"McNeil's Movie Korner"! Say, do you like boxing movies starring Bob Hope and Mickey Rooney? What? You don't? That sounds like a sane attitude! But then you must not be McNeil, who recommends OFF LIMITS, which he claims is available for "instant viewing" on the "internet." I cross-checked McNeil's recommendation with imdb, which reports that the tagline for OFF LIMITS was "It's Hilarious!" A staff of professionals put a lot of work into that tagline, so who am I to doubt? The more perverse of us may wish to indulge in another "streaming video" experience uncovered by McNeil: the Arthur Marx-penned EIGHT ON THE LAM, by all accounts a notorious low point for poor old Bob and the arts in general. BUT! That's what they tried to tell me about BOY, DID I GET A WRONG NUMBER!
Friday, April 15, 2011
Bob Hope AND cowrote the screenplays for A GLOBAL AFFAIR (!) and I'LL TAKE SWEDEN (!!) - so he NEVER did Bob any favors! Our friend at Emulsion Compulsion calls his dual bio of Dean and Jerry "the worst." Soon there will be no one left who remembers the making of A GLOBAL AFFAIR or even - when McNeil and I are gone - the movie A GLOBAL AFFAIR. Will that be so bad?
Thursday, April 14, 2011
Laura Lippman has written down some good, insightful thoughts for you to read about James M. Cain's MILDRED PIERCE (different than the earlier Slate magazine essay of hers on the same subject, which you can find after a few "clicks" here). Here's a sample sentence: "The not-so-secret dirty little secret of hard-boiled fiction is that it’s awash in sentiment; those tough guys, for all their intelligence, can be the biggest suckers of all." See, that is close to something I have been pointing out to my hardboiled fiction class... so often your hardboiled protagonist (especially in a traditional detective novel) NEEDS to be a sap for the story to work. How often does the detective with an ill-advised soft spot end up working for a client who has no money? How often does the client who starts the book betray the detective's tender trust? I will tell you: EVERY TIME! I mean, how often does our hero fall hopelessly in love with a photograph (Sughrue in THE LAST GOOD KISS) or painting (McPherson in LAURA) of an alluring young woman who is presumably deceased? Forget sentimentality! Half the time we're practically wallowing in gothic romance. Hardboiled fiction is as full of ghosts and castles and raging thunderstorms that reflect the wildness in the characters' hearts (see MILDRED PIERCE!) and vampires as anything. Isn't Veda a vampire? Doesn't she blossom as her once-vibrant host is reduced to a shapeless, worn-down shadow, "a panting, dumpy little thing in a black dress"? Lippman's point is about the comparative lack of sentimentality in Cain (as opposed to Chandler, for example), a true observation, but even tough, practical Mildred is a sap where Veda is concerned. (Bled dry! Fed upon! "Sapped"! Vampire!) And I guess Captain Ahab is a sap for Moby-Dick. Can't you see what literature is trying to tell us? We're all a bunch of saps!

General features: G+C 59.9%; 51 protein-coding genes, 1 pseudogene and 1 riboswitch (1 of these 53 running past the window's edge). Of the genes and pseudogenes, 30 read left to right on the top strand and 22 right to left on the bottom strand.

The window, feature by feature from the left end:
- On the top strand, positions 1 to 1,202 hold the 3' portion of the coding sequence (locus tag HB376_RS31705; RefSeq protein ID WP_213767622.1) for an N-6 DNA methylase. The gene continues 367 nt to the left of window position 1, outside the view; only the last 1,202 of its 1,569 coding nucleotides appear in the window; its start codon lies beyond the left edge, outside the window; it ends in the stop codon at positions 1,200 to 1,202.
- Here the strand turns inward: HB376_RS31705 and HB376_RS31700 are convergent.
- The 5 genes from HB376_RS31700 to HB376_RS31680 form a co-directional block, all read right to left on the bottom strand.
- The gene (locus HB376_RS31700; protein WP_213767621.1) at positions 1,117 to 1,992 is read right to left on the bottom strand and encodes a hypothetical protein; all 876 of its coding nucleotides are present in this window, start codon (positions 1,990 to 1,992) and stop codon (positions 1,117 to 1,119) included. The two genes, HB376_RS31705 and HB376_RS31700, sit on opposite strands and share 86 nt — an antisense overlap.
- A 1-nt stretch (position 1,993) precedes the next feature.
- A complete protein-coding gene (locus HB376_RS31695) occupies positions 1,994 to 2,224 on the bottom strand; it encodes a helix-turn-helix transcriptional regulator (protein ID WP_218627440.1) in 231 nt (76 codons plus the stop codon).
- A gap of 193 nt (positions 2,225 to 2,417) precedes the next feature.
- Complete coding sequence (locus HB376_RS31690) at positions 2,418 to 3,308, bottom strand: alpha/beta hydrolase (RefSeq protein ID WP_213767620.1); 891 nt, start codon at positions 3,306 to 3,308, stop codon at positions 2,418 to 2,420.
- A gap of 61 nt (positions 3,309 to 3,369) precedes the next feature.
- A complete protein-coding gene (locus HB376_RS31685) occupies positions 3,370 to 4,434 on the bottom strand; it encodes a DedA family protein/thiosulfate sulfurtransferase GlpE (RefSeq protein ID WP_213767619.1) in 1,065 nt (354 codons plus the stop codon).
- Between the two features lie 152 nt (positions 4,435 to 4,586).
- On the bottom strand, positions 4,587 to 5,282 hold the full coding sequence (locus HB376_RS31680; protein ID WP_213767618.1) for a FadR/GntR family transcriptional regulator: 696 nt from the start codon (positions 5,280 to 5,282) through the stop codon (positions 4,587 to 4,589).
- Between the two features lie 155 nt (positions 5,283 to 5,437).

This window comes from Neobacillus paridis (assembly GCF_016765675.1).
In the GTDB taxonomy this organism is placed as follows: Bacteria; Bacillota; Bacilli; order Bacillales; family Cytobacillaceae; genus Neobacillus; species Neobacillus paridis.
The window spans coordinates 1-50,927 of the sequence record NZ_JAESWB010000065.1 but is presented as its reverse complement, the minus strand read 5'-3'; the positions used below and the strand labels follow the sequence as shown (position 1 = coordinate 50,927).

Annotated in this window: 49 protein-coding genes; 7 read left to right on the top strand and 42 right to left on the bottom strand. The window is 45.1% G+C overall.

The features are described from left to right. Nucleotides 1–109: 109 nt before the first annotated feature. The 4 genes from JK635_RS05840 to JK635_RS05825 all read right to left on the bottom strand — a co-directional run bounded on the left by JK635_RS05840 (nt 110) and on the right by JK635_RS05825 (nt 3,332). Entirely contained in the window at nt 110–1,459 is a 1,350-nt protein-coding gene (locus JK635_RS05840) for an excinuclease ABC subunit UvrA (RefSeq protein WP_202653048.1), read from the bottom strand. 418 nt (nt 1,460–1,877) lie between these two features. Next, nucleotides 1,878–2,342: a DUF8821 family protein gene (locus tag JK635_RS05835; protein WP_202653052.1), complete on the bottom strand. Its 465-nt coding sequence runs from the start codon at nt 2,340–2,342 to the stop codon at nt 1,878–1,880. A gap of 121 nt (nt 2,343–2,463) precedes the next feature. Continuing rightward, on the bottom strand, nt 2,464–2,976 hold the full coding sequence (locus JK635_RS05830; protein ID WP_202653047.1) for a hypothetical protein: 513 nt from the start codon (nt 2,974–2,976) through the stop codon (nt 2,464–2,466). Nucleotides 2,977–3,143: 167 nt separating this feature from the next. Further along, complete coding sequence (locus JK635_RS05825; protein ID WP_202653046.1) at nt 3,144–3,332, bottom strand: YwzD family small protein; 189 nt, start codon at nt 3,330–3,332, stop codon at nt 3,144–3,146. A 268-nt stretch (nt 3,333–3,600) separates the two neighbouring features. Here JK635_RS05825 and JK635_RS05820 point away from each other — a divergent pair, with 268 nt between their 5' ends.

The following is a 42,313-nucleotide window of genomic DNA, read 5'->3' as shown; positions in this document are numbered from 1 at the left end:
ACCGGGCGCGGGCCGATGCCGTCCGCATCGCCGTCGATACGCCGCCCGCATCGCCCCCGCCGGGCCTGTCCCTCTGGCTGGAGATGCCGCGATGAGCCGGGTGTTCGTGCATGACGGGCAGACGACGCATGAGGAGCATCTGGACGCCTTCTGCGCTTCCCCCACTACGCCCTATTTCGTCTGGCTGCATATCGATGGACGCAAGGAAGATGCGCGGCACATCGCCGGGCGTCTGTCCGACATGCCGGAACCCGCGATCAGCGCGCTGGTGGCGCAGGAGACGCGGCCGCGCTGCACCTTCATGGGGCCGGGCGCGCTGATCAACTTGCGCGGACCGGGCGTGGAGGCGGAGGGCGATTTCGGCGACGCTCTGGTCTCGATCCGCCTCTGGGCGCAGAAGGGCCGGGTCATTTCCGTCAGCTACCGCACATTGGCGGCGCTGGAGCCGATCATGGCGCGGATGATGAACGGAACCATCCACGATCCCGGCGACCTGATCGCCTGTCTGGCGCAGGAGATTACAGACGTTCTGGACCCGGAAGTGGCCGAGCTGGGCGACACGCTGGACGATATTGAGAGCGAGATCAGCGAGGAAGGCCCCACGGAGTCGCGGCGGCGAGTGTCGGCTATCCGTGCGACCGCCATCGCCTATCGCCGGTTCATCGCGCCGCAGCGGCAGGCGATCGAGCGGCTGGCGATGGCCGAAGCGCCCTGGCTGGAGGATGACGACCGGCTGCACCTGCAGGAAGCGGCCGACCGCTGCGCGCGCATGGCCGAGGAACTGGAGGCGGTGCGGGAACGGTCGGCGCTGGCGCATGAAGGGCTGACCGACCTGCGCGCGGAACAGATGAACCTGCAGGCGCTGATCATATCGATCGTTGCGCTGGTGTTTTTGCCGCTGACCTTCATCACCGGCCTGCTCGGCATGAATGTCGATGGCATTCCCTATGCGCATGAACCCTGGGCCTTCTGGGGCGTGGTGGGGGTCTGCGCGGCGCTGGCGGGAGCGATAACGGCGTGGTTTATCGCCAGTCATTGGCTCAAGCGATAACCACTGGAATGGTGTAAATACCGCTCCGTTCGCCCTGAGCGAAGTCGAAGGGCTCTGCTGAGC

Wednesday, April 13, 2011
John Currence on TOP CHEF MASTERS tonight, once again viewed at City Grocery Bar. John WON the "quickfire challenge" with his chicken meatball and a mighty cheer arose. AND he cooked one of the top three best dishes for the final challenge. So a great night for John! Christina Hendricks (pictured) from MAD MEN loved his oysters Rockefeller, calling them "warm and comforting" (I think! It was loud in City Grocery Bar). Another chef on the show, Suvir Saran, cooked at Snackbar once as the guest chef, and Dr. Theresa and I enjoyed his peanut-themed feast at that time. That was thanks to the Southern Foodways Symposium, the best symposium ever, even better than Plato's symposium. What else? Yeah, the dishes the chefs cooked for the main challenge were supposed to be rarities from the 1960s (in keeping with the MAD MEN theme) but ALMOST ALL OF THEM (deviled eggs, ambrosia, bread pudding, etc.) are things we eat in Mississippi EVERY DAY, which is pretty hilarious. (The others were all things that Caroline and Dr. Theresa and I used to eat at crazy time-machine French restaurants in odd corners of Atlanta.)